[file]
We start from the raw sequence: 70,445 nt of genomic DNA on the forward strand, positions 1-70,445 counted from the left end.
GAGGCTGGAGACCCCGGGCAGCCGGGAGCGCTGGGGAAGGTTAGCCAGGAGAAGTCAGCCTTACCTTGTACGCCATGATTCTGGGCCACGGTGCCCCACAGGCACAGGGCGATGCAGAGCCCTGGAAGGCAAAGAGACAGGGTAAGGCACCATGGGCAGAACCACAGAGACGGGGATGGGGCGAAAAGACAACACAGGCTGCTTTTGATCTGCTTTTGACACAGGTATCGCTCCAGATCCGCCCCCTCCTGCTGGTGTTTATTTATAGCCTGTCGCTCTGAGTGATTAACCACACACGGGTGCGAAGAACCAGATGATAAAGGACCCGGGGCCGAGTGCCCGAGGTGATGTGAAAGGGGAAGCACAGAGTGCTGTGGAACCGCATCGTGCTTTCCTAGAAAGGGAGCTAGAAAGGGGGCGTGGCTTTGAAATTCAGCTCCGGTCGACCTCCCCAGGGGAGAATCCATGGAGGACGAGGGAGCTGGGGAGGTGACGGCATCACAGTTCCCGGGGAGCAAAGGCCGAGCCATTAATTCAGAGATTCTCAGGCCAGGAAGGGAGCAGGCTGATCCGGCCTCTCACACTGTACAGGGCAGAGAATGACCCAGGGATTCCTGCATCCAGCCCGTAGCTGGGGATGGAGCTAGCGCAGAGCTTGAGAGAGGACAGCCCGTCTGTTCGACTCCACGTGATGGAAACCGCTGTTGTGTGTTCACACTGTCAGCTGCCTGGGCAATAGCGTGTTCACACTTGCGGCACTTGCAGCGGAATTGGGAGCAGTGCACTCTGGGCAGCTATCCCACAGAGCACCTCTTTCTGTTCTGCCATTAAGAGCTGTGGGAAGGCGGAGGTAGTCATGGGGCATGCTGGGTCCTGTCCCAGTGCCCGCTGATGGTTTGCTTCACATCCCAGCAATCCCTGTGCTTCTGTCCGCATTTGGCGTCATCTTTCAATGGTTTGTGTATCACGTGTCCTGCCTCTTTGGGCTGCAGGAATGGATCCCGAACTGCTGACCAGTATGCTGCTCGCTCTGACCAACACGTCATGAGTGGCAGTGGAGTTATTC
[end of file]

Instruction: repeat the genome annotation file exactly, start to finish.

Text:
We start from the raw sequence: 70,445 nt of genomic DNA on the forward strand, positions 1-70,445 counted from the left end.
GAGGCTGGAGACCCCGGGCAGCCGGGAGCGCTGGGGAAGGTTAGCCAGGAGAAGTCAGCCTTACCTTGTACGCCATGATTCTGGGCCACGGTGCCCCACAGGCACAGGGCGATGCAGAGCCCTGGAAGGCAAAGAGACAGGGTAAGGCACCATGGGCAGAACCACAGAGACGGGGATGGGGCGAAAAGACAACACAGGCTGCTTTTGATCTGCTTTTGACACAGGTATCGCTCCAGATCCGCCCCCTCCTGCTGGTGTTTATTTATAGCCTGTCGCTCTGAGTGATTAACCACACACGGGTGCGAAGAACCAGATGATAAAGGACCCGGGGCCGAGTGCCCGAGGTGATGTGAAAGGGGAAGCACAGAGTGCTGTGGAACCGCATCGTGCTTTCCTAGAAAGGGAGCTAGAAAGGGGGCGTGGCTTTGAAATTCAGCTCCGGTCGACCTCCCCAGGGGAGAATCCATGGAGGACGAGGGAGCTGGGGAGGTGACGGCATCACAGTTCCCGGGGAGCAAAGGCCGAGCCATTAATTCAGAGATTCTCAGGCCAGGAAGGGAGCAGGCTGATCCGGCCTCTCACACTGTACAGGGCAGAGAATGACCCAGGGATTCCTGCATCCAGCCCGTAGCTGGGGATGGAGCTAGCGCAGAGCTTGAGAGAGGACAGCCCGTCTGTTCGACTCCACGTGATGGAAACCGCTGTTGTGTGTTCACACTGTCAGCTGCCTGGGCAATAGCGTGTTCACACTTGCGGCACTTGCAGCGGAATTGGGAGCAGTGCACTCTGGGCAGCTATCCCACAGAGCACCTCTTTCTGTTCTGCCATTAAGAGCTGTGGGAAGGCGGAGGTAGTCATGGGGCATGCTGGGTCCTGTCCCAGTGCCCGCTGATGGTTTGCTTCACATCCCAGCAATCCCTGTGCTTCTGTCCGCATTTGGCGTCATCTTTCAATGGTTTGTGTATCACGTGTCCTGCCTCTTTGGGCTGCAGGAATGGATCCCGAACTGCTGACCAGTATGCTGCTCGCTCTGACCAACACGTCATGAGTGGCAGTGGAGTTATTC